A case being heard by an Indonesian court could make gay sex between consenting adults illegal if judges endorse a proposed revision of the nation’s criminal code.
There are no laws on the books on gay sex in Muslim-majority Indonesia, except in westernmost Aceh province, where sharia law is in effect.
LGBT people have been a visible and generally accepted subgroup in Indonesia, but they have come under pressure in recent years amid growing social conservatism.
In a petition submitted earlier this year, a civil society group called the Indonesian Family Love Alliance (AILA) asked the country’s Constitutional Court (MK) to review three articles in the country’s penal code, arguing that they are unconstitutional.
The one that concerns LGBT activists is article 292, which criminalizes same-sex acts between adults and minors. AILA wants to amend the article to include homosexual acts between adults.
The article states, “Adults who engage in same-sex obscene acts with an adolescent partner or someone who should have been properly perceived to be adolescent can face a maximum five years’ incarceration.”
AILA’s proposed revision of the clause states, “People who engage in same-sex obscene acts with persons of the same sex can face a maximum of five years’ incarceration.”
The MK cannot revise the criminal code, but acceptance of AILA’s petition would set a legal precedent and open the way for legislative and executive bodies to do so.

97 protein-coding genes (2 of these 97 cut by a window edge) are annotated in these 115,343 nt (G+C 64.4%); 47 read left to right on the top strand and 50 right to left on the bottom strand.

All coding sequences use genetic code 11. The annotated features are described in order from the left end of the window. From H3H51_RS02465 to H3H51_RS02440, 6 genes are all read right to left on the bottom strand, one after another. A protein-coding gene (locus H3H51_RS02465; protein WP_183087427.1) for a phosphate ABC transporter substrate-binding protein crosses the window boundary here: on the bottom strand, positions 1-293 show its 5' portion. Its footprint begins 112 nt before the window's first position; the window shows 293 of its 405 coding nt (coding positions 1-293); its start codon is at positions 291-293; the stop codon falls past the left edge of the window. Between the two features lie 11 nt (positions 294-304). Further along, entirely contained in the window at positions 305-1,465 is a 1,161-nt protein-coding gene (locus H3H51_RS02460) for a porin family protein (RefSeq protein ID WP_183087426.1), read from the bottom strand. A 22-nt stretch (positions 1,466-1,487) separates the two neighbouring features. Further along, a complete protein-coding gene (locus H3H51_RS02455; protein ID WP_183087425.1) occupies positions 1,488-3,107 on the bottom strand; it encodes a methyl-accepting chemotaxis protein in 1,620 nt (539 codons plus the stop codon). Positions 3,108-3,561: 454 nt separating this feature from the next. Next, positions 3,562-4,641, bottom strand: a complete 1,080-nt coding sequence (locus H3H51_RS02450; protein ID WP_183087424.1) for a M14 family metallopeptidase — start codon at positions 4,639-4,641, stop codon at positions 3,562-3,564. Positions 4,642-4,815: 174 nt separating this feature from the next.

The case has already had five hearings since June 7.
“If the articles are amended to penalize [LGBT], they could trigger intolerant acts,” LGBT activist Dede Oetomo told BenarNews on Aug. 5.
“The law enforcers will have the ‘blessing’ to harass and discriminate if the review is approved,” said Dede, the founder of GAYa Nusantara, the first organization in Indonesia that campaigns for the rights and protection of homosexuals in the country.
Civilian rights activist Lies Marcoes agreed.
“We don’t want people to take the law into their own hands towards the LGBT people, if the Constitutional Court approves the reviews,” she said.
AILA chairwoman Rita Hendrawati Soebagio dismissed the notion that revising the criminal code could promote intolerance.
She said harassment toward LGBT people stems from the lack of clear laws about homosexuality.
“If the laws are in place, the public would be aware,’ she said.
The group, based in the Jakarta area, promotes what it says are Islamic family values, campaigns against homosexuality and provides counselling to “heal” LGBT people.
Adrian Husaini, a lecturer on Islamic thought at the Ibnu Khaldun Bogor University and Higher Islamic Boarding School Husnayain Jakarta, agreed.
“Law enforcers so far are confused in the field because they don’t have the legal basis (to handle LGBT cases),” Adrian, who testified as an expert witness in the matter before the MK, told BenarNews.
“What we need to understand is that there is a moral standard in this country,” he added.
Other expert witnesses brought by the plaintiffs include physician Dewi Inong Irana, who spoke about treating sexually transmitted diseases in homosexual and transgender patients, and University of Indonesia legal expert Neng Djubaedah, who discussed the clauses in question and their links to religious teachings.
More testimony is scheduled for the next court hearing, on Aug. 23.
Dede Oetomo urged the MK’s nine justices to consider the ruling carefully.
“This is a test for the MK,” said Dede, “whether they would be wise to reach a decision that is based on science and human rights, instead of on the sectarian morality of a certain group.”
Vice chairwoman of the National Commission on Women (Komnas Perempuan) Masruchah urged the court to seek diverse opinions on the matter.
During the hearings to date, plaintiffs have tried a number of times to correlate this issue with health and psychiatric issues, she said.
“There should be (testimony) from other parties or experts who have different perspectives,” she said.